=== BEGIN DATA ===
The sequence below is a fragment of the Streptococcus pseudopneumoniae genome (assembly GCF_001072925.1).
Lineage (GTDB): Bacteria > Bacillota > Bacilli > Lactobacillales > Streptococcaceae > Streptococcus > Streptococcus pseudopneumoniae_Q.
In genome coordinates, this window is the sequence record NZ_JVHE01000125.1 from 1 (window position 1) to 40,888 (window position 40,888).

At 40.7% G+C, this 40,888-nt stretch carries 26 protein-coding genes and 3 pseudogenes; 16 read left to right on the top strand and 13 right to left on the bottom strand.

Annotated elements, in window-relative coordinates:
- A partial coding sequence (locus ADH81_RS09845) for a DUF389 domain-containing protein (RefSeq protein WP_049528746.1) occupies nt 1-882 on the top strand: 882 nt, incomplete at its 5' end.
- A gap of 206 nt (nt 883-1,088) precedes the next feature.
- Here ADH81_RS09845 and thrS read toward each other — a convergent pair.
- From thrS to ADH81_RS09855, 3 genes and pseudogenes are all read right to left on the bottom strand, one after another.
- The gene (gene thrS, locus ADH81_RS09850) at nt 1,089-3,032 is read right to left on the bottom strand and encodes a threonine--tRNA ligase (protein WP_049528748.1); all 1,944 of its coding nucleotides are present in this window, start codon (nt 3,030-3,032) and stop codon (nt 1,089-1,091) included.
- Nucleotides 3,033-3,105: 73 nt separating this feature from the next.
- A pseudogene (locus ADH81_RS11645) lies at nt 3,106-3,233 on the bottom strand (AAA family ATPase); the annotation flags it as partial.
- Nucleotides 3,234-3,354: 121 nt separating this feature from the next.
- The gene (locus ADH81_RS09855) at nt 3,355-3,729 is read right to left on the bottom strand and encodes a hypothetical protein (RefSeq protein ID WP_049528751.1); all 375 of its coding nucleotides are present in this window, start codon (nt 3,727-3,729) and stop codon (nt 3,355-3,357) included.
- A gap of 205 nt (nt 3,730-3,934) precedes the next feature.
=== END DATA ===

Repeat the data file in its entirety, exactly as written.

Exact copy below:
The sequence below is a fragment of the Streptococcus pseudopneumoniae genome (assembly GCF_001072925.1).
Lineage (GTDB): Bacteria > Bacillota > Bacilli > Lactobacillales > Streptococcaceae > Streptococcus > Streptococcus pseudopneumoniae_Q.
In genome coordinates, this window is the sequence record NZ_JVHE01000125.1 from 1 (window position 1) to 40,888 (window position 40,888).

At 40.7% G+C, this 40,888-nt stretch carries 26 protein-coding genes and 3 pseudogenes; 16 read left to right on the top strand and 13 right to left on the bottom strand.

Annotated elements, in window-relative coordinates:
- A partial coding sequence (locus ADH81_RS09845) for a DUF389 domain-containing protein (RefSeq protein WP_049528746.1) occupies nt 1-882 on the top strand: 882 nt, incomplete at its 5' end.
- A gap of 206 nt (nt 883-1,088) precedes the next feature.
- Here ADH81_RS09845 and thrS read toward each other — a convergent pair.
- From thrS to ADH81_RS09855, 3 genes and pseudogenes are all read right to left on the bottom strand, one after another.
- The gene (gene thrS, locus ADH81_RS09850) at nt 1,089-3,032 is read right to left on the bottom strand and encodes a threonine--tRNA ligase (protein WP_049528748.1); all 1,944 of its coding nucleotides are present in this window, start codon (nt 3,030-3,032) and stop codon (nt 1,089-1,091) included.
- Nucleotides 3,033-3,105: 73 nt separating this feature from the next.
- A pseudogene (locus ADH81_RS11645) lies at nt 3,106-3,233 on the bottom strand (AAA family ATPase); the annotation flags it as partial.
- Nucleotides 3,234-3,354: 121 nt separating this feature from the next.
- The gene (locus ADH81_RS09855) at nt 3,355-3,729 is read right to left on the bottom strand and encodes a hypothetical protein (RefSeq protein ID WP_049528751.1); all 375 of its coding nucleotides are present in this window, start codon (nt 3,727-3,729) and stop codon (nt 3,355-3,357) included.
- A gap of 205 nt (nt 3,730-3,934) precedes the next feature.